Archive for August 2019
Introducing ’Summer Cleaning’: A New Reason to Update Your Employee Handbook
Everyone is familiar with the concept of spring cleaning; maybe you even organized a few closets or cleaned behind your refrigerator last season. Those chores are good for your home, but did your spring cleaning efforts benefit your organization? Probably not. That’s why we’d like to introduce the concept of “summer cleaning.” Its purpose? To remind…Read More
Your Employee Filed An EEOC Charge. Now What?
Charges of discrimination filed with the Equal Employment Opportunity Commission (“EEOC”) (and similar charges with state and local human relations agencies) are a critical first step in an employee’s discrimination claim. For employers, the importance of responding strategically to such charges cannot be understated. This article will cover what to expect, and will provide a few key strategic…Read More
Parents May Take FMLA Leave for Special Education Meetings
Parents can take Family and Medical Leave Act (FMLA) time off to attend special education meetings—called individualized education program (IEP) meetings—for children with serious health conditions, according to an Aug. 8 U.S. Department of Labor (DOL) opinion letter. FMLA leave likely will increase as parents learn that time off for this purpose is an option.…Read More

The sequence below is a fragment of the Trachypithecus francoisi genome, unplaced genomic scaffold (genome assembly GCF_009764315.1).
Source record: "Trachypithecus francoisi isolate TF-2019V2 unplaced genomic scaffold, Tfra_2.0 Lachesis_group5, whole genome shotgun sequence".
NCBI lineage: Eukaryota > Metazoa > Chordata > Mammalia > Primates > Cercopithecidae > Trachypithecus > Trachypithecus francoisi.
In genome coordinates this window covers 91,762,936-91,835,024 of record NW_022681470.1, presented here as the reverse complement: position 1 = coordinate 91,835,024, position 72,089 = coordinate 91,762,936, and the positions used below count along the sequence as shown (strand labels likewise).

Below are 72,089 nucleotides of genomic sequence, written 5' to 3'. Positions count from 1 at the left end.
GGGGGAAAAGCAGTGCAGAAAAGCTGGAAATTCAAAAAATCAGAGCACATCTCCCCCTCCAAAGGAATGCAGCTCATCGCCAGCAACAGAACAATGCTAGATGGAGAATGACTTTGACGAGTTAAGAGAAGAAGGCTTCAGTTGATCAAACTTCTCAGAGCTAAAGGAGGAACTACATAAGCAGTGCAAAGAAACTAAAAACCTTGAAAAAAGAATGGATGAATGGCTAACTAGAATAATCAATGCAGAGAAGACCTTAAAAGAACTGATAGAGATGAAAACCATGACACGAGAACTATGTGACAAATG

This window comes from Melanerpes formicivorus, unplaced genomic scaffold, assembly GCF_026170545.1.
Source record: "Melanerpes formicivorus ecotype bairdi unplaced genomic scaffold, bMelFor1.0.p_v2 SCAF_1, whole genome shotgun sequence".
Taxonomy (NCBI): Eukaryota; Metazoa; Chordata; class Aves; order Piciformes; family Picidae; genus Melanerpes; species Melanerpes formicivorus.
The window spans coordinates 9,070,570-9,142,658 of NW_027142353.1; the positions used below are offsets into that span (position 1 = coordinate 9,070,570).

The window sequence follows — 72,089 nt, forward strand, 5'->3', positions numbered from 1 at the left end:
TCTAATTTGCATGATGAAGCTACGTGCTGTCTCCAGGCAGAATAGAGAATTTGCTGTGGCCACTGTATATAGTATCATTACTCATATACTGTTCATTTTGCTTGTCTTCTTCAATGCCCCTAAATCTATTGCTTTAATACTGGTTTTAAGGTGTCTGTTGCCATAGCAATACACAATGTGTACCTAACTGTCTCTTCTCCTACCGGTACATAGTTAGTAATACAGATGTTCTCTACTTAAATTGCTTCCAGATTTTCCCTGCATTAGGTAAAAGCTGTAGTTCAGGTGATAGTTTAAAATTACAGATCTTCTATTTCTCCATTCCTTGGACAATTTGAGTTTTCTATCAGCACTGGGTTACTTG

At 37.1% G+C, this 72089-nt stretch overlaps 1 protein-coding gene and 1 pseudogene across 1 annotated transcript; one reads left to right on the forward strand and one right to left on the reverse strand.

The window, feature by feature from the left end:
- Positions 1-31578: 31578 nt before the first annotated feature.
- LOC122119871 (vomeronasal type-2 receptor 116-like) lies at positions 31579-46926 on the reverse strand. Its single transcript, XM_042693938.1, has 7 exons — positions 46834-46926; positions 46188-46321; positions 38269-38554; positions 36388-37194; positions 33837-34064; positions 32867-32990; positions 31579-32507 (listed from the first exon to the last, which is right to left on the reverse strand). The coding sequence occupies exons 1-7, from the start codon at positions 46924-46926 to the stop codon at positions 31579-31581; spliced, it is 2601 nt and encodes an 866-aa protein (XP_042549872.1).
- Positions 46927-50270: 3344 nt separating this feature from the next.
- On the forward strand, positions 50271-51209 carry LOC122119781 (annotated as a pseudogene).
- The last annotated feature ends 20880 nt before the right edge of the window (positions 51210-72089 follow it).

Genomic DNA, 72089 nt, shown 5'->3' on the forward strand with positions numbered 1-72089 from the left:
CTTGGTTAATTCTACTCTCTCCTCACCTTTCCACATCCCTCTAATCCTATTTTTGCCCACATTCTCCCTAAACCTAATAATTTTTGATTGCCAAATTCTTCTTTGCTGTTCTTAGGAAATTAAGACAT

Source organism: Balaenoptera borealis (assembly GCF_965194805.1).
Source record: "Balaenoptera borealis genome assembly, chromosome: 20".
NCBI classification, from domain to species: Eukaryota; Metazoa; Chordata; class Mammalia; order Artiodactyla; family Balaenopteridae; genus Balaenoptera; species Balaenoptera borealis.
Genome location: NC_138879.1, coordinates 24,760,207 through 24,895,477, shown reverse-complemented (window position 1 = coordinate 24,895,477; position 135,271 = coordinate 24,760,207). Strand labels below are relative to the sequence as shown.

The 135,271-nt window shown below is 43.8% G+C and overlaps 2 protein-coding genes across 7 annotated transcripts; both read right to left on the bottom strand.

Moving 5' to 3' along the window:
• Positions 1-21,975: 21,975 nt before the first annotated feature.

To Avoid EEOC Actions, Create Policies, Train in Advance
As topics like #MeToo and workplace bias receive continued attention, the importance of understanding how the Equal Employment Opportunity Commission (EEOC) works will only grow. For one thing, experts say, the EEOC’s procedures are complicated and evolving. For another, many companies work under misconceptions that could complicate an already messy situation should they ever be…Read More
Timing Alone Is Not Enough to Prove FMLA Retaliation
A short period of time between leave taken under the Family and Medical Leave Act (FMLA) and a subsequent disciplinary action does not prove the two are related, according to the 8th U.S. Circuit Court of Appeals. The plaintiff worked as a surgical assistant for St. Luke’s Episcopal-Presbyterian Hospitals from 1995 until her termination in…Read More
Employee Burnout: A Workplace Safety Hazard?
Employee burnout is now an officially diagnosable condition. According to the World Health Organization (WHO), which recently updated its definition, employee burnout is not a medical condition. Instead, the WHO calls burnout an “occupational phenomenon.” Here’s how the organization is defining it: Burnout is a syndrome conceptualized as resulting from chronic workplace stress that has not been successfully…Read More
How Can I Sue Thee? Let Me Count The Ways.
Last week, I talked about five very basic things employers do to get themselves embroiled in employment litigation. They were Discrimination (not only unlawful discrimination, but also favoritism and nepotism, which are legal but are likely to lead to charges and lawsuits because of the perceived unfairness) Failure to consider or make reasonable accommodations Failure…Read More